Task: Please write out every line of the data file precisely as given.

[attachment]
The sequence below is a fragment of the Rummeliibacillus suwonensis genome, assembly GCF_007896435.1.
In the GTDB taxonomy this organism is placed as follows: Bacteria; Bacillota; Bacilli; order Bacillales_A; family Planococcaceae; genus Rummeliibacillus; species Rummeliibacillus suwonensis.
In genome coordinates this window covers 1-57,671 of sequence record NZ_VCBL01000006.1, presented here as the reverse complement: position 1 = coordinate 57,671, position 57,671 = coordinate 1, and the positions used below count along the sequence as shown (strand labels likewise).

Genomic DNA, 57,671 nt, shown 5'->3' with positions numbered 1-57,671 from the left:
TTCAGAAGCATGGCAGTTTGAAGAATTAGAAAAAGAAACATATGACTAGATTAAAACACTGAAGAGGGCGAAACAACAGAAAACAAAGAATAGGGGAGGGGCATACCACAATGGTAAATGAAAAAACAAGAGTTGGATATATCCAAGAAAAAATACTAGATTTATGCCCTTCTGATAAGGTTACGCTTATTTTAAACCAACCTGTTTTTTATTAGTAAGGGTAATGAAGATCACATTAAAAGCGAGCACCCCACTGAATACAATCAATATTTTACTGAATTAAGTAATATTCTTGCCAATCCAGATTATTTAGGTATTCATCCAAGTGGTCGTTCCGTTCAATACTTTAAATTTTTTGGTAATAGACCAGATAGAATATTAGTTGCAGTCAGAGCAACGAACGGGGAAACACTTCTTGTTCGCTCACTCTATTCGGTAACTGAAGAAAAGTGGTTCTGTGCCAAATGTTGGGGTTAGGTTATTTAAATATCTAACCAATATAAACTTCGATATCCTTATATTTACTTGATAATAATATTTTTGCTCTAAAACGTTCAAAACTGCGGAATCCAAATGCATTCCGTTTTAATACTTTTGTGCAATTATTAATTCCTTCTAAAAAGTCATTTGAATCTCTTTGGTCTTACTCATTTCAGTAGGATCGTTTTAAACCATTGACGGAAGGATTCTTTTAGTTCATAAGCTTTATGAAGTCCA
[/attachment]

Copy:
The sequence below is a fragment of the Rummeliibacillus suwonensis genome, assembly GCF_007896435.1.
In the GTDB taxonomy this organism is placed as follows: Bacteria; Bacillota; Bacilli; order Bacillales_A; family Planococcaceae; genus Rummeliibacillus; species Rummeliibacillus suwonensis.
In genome coordinates this window covers 1-57,671 of sequence record NZ_VCBL01000006.1, presented here as the reverse complement: position 1 = coordinate 57,671, position 57,671 = coordinate 1, and the positions used below count along the sequence as shown (strand labels likewise).

Genomic DNA, 57,671 nt, shown 5'->3' with positions numbered 1-57,671 from the left:
TTCAGAAGCATGGCAGTTTGAAGAATTAGAAAAAGAAACATATGACTAGATTAAAACACTGAAGAGGGCGAAACAACAGAAAACAAAGAATAGGGGAGGGGCATACCACAATGGTAAATGAAAAAACAAGAGTTGGATATATCCAAGAAAAAATACTAGATTTATGCCCTTCTGATAAGGTTACGCTTATTTTAAACCAACCTGTTTTTTATTAGTAAGGGTAATGAAGATCACATTAAAAGCGAGCACCCCACTGAATACAATCAATATTTTACTGAATTAAGTAATATTCTTGCCAATCCAGATTATTTAGGTATTCATCCAAGTGGTCGTTCCGTTCAATACTTTAAATTTTTTGGTAATAGACCAGATAGAATATTAGTTGCAGTCAGAGCAACGAACGGGGAAACACTTCTTGTTCGCTCACTCTATTCGGTAACTGAAGAAAAGTGGTTCTGTGCCAAATGTTGGGGTTAGGTTATTTAAATATCTAACCAATATAAACTTCGATATCCTTATATTTACTTGATAATAATATTTTTGCTCTAAAACGTTCAAAACTGCGGAATCCAAATGCATTCCGTTTTAATACTTTTGTGCAATTATTAATTCCTTCTAAAAAGTCATTTGAATCTCTTTGGTCTTACTCATTTCAGTAGGATCGTTTTAAACCATTGACGGAAGGATTCTTTTAGTTCATAAGCTTTATGAAGTCCA